I spend lots of time in the ancient past. In Crete, and the Basque region, and Egypt. The novel I am writing has a modern element and an ancient element, and so I am always looking for clear ways to understand how we got to where we are.
I love this piece by Buckminster Fuller about how the games of giants first began to how they turned into the corporations of today. He invented the word GRUNCH for the invisable, legal-contrivance army of giants, which stands for GROSS UNIVERSE CASH HEIST.
(Don’t you love the second paragraph when his friend said, “You go around explaining in simple terms that which people have not been comprehending, when the first law of success is, ‘Never make things simple when you can make them complicated.'”
Heads or Tails We Win, Inc.by Buckminster Fuller
Corporations are neither physical nor metaphysical phenomena. They are socioeconomic ploys—legally enacted game-playing—agreed upon only between overwhelmingly powerful socioeconomic individuals and by them imposed upon human society and its all unwitting members. How can little humans successfully cope with this greatest of all history’s invisible Grunch of nonhuman Giants? First of all, we humans must comprehend the giants’ games and game-playing equipment, rules and scoring systems. But before we can comprehend their game-playing, we must study the history and development of giants themselves.
One of my many-years-ago friends, long since deceased, was a giant, a member of the Morgan family. He said to me: “Bucky, I am very fond of you, so I am sorry to have to tell you that you will never be a success. You go around explaining in simple terms that which people have not been comprehending, when the first law of success is, ‘Never make things simple when you can make them complicated.'”
So, despite his well-meaning advice, here I go explaining giants.
In addition to the B.C. David and Goliath theme, we have the A.D. 800 story of Roland (Childe Roland), legendary son of Charlemagne’s sister Gilles. There are many poetical chronicles of young Roland’s enfances (a very young person’s heroic exploits), such as vanquishing giants—one named Ferragus and another Eaumont. From the eighth to the seventeenth century,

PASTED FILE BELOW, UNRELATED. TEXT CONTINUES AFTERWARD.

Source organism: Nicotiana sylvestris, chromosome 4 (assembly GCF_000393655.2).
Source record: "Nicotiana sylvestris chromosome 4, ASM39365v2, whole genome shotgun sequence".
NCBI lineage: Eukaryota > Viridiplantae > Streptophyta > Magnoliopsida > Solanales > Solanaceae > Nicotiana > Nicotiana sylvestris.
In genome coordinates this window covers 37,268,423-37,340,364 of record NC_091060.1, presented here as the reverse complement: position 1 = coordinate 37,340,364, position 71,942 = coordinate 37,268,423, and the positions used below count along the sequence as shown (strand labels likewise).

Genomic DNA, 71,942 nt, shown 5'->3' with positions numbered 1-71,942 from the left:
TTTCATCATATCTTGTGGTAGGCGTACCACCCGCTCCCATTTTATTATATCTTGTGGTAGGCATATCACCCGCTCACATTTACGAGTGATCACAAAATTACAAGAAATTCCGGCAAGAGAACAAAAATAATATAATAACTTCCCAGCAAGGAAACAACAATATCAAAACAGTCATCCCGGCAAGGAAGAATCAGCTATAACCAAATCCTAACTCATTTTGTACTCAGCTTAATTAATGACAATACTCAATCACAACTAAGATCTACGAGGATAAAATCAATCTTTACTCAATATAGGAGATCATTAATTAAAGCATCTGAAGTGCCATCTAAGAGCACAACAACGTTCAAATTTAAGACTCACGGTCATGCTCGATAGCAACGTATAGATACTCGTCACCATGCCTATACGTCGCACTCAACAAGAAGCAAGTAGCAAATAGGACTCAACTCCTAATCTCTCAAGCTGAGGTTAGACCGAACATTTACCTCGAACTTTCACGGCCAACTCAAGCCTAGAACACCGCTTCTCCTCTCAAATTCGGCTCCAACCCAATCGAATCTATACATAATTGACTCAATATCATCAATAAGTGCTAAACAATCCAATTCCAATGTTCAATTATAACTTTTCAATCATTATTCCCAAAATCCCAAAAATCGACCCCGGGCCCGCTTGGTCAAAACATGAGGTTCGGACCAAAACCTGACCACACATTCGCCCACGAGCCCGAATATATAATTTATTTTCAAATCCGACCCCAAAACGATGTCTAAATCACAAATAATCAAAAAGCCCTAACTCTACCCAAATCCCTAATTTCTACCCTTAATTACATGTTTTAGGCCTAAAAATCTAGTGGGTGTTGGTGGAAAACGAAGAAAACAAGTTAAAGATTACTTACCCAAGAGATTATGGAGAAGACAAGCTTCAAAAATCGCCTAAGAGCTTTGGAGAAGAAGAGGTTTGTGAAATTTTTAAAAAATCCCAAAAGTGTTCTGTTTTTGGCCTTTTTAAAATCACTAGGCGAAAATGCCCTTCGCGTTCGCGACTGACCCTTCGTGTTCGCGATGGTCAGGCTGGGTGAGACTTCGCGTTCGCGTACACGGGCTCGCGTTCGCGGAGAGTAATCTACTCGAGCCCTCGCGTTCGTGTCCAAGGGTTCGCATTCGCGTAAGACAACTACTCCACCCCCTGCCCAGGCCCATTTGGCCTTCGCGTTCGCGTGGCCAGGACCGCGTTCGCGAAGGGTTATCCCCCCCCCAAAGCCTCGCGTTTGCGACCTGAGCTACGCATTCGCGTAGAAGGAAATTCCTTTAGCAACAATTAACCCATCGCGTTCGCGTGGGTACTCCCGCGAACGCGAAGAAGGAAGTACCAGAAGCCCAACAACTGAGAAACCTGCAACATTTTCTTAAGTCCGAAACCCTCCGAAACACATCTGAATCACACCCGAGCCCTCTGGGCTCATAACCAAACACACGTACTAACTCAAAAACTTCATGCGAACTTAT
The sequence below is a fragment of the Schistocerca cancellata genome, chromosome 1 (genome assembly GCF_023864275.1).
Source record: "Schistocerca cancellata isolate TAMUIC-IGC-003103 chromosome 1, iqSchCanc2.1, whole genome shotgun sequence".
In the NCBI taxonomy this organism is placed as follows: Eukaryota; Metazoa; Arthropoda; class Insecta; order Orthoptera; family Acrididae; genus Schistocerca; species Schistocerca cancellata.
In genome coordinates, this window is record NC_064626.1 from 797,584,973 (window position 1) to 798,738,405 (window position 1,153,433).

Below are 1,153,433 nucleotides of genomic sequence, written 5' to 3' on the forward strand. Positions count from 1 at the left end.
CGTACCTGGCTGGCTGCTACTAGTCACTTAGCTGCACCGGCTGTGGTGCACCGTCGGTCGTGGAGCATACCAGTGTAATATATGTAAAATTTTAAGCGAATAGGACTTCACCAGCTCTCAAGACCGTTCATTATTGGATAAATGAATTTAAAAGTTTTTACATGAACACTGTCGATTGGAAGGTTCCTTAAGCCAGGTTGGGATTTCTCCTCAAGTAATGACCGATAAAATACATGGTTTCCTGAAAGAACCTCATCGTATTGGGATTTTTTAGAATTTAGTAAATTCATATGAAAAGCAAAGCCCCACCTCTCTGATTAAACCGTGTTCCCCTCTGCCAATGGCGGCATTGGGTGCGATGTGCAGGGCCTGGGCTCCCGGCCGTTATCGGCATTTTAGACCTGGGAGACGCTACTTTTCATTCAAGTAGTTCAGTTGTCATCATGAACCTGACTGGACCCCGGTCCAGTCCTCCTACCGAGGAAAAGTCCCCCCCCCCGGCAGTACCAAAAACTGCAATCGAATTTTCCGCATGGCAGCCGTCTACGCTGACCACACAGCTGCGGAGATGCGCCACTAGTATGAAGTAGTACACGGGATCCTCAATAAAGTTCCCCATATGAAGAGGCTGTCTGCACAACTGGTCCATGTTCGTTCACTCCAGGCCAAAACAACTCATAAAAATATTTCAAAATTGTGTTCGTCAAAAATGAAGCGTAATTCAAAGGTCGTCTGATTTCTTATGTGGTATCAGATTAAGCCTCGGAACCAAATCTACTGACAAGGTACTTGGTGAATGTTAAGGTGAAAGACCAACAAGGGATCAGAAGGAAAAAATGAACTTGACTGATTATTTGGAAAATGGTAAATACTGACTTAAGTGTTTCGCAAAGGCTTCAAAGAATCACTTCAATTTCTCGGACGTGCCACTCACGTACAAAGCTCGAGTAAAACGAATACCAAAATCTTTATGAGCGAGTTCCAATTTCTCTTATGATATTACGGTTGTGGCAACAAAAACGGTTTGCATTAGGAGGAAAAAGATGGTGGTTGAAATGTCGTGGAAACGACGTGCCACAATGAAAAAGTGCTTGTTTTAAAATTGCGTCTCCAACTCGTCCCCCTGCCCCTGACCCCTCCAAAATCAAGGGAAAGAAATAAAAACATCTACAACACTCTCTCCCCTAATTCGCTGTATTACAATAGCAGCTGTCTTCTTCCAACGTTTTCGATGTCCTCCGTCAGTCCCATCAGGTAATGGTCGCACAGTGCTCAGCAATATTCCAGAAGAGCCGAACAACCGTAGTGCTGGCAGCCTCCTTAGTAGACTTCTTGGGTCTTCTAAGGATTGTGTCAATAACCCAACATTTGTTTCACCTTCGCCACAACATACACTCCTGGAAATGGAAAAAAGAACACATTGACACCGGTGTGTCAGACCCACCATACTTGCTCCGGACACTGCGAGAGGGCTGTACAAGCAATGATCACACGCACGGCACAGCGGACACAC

many variations of the story occur, published in Latin, Italian, French, and English.
Much esteemed in Italy, Roland was known there as “Orlando Furioso”—the order of the name’s first two letters is reversed from ro to or—as immortalized in the A.D. 1502 poem by Ludovico Ariosto.
The first comprehensive chronicling of Roland was written in Latin by Turpin, Archbishop of Reims, before A.D. 800. Roland (or Orlando) is mentioned by Dante in his Paradiso and is the subject of songs sung at the Battle of Hastings in the Chanson de Roland (c. A.D. 1100). Shakespeare
mentions him in King Lear.
With the advent of radio and television, the children’s Mother Goose-type storybooks of yesterday have been progressively abandoned. Few people today are familiar with the thousand-year-old story of the roaring of the giant as Roland approached his tower:
“Fee-fie-fo-fum/ I smell the blood of an Englishman/
Be he alive/ Or be he dead/ I’ll grind his bones/ To make my bread.”
Supreme horse-mounted monarchs in the days of Roland could and did award vast hunting and farming lands to their horse-mounted blood kin and military henchmen, who together hunted their lands and had them cultivated by on-foot, tithe-paying tenant farmers.
In ancient North China a new kind of giant had developed long, long before Roland’s time a three-component-parts giant, i.e., the little man, with a club, mounted on a horse—who could and did overwhelm the big, onfoot, tribe-leading shepherd. This new composite giant, the horse-mounted bully, could divert to his sole advantage as much as he wanted of the life-support
productivity of the on-foot peasantry.(Pa ys = land; ped = foot = ped ant = pa ys antry = peasantry = combination of on the land and on foot = pa y of lands = pa of patriot = pa of pagans = patois = po-gan, pa-gan peasantry.)